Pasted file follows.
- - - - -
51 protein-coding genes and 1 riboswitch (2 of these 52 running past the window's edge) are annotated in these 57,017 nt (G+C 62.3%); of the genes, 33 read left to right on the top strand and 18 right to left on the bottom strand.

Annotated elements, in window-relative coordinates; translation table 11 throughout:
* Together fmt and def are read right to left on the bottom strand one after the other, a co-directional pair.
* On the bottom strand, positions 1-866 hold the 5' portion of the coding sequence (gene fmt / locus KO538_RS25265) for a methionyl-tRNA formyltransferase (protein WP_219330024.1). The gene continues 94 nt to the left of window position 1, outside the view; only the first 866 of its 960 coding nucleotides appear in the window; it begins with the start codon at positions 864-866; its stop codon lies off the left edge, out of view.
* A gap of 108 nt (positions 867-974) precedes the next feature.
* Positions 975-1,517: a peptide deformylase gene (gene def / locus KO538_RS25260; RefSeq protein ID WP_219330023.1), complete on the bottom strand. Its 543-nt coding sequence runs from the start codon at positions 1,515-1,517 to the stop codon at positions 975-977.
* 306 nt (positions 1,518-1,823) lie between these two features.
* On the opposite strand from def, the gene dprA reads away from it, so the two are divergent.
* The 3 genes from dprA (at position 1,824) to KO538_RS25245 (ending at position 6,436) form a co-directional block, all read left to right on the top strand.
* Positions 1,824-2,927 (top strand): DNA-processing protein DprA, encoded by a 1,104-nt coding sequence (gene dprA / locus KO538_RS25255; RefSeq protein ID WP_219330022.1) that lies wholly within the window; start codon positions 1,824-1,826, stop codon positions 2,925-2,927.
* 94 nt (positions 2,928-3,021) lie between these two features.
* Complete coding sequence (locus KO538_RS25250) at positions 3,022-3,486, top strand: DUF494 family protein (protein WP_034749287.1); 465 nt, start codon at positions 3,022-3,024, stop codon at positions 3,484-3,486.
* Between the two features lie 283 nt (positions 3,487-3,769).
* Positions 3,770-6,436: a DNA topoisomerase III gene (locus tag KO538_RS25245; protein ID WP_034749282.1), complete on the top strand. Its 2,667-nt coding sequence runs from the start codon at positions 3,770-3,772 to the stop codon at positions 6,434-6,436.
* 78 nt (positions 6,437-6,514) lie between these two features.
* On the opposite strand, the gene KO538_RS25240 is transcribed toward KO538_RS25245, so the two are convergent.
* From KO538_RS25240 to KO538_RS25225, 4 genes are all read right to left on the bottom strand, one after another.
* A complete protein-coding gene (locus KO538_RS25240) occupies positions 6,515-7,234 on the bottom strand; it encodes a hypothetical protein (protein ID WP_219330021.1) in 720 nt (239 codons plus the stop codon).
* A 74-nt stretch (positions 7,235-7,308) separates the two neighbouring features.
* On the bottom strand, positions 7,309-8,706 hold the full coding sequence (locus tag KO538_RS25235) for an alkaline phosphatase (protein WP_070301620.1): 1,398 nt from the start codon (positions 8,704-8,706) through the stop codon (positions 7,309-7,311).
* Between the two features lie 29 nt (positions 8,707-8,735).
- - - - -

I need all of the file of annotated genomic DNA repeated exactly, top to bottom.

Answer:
51 protein-coding genes and 1 riboswitch (2 of these 52 running past the window's edge) are annotated in these 57,017 nt (G+C 62.3%); of the genes, 33 read left to right on the top strand and 18 right to left on the bottom strand.

Annotated elements, in window-relative coordinates; translation table 11 throughout:
* Together fmt and def are read right to left on the bottom strand one after the other, a co-directional pair.
* On the bottom strand, positions 1-866 hold the 5' portion of the coding sequence (gene fmt / locus KO538_RS25265) for a methionyl-tRNA formyltransferase (protein WP_219330024.1). The gene continues 94 nt to the left of window position 1, outside the view; only the first 866 of its 960 coding nucleotides appear in the window; it begins with the start codon at positions 864-866; its stop codon lies off the left edge, out of view.
* A gap of 108 nt (positions 867-974) precedes the next feature.
* Positions 975-1,517: a peptide deformylase gene (gene def / locus KO538_RS25260; RefSeq protein ID WP_219330023.1), complete on the bottom strand. Its 543-nt coding sequence runs from the start codon at positions 1,515-1,517 to the stop codon at positions 975-977.
* 306 nt (positions 1,518-1,823) lie between these two features.
* On the opposite strand from def, the gene dprA reads away from it, so the two are divergent.
* The 3 genes from dprA (at position 1,824) to KO538_RS25245 (ending at position 6,436) form a co-directional block, all read left to right on the top strand.
* Positions 1,824-2,927 (top strand): DNA-processing protein DprA, encoded by a 1,104-nt coding sequence (gene dprA / locus KO538_RS25255; RefSeq protein ID WP_219330022.1) that lies wholly within the window; start codon positions 1,824-1,826, stop codon positions 2,925-2,927.
* 94 nt (positions 2,928-3,021) lie between these two features.
* Complete coding sequence (locus KO538_RS25250) at positions 3,022-3,486, top strand: DUF494 family protein (protein WP_034749287.1); 465 nt, start codon at positions 3,022-3,024, stop codon at positions 3,484-3,486.
* Between the two features lie 283 nt (positions 3,487-3,769).
* Positions 3,770-6,436: a DNA topoisomerase III gene (locus tag KO538_RS25245; protein ID WP_034749282.1), complete on the top strand. Its 2,667-nt coding sequence runs from the start codon at positions 3,770-3,772 to the stop codon at positions 6,434-6,436.
* 78 nt (positions 6,437-6,514) lie between these two features.
* On the opposite strand, the gene KO538_RS25240 is transcribed toward KO538_RS25245, so the two are convergent.
* From KO538_RS25240 to KO538_RS25225, 4 genes are all read right to left on the bottom strand, one after another.
* A complete protein-coding gene (locus KO538_RS25240) occupies positions 6,515-7,234 on the bottom strand; it encodes a hypothetical protein (protein ID WP_219330021.1) in 720 nt (239 codons plus the stop codon).
* A 74-nt stretch (positions 7,235-7,308) separates the two neighbouring features.
* On the bottom strand, positions 7,309-8,706 hold the full coding sequence (locus tag KO538_RS25235) for an alkaline phosphatase (protein WP_070301620.1): 1,398 nt from the start codon (positions 8,704-8,706) through the stop codon (positions 7,309-7,311).
* Between the two features lie 29 nt (positions 8,707-8,735).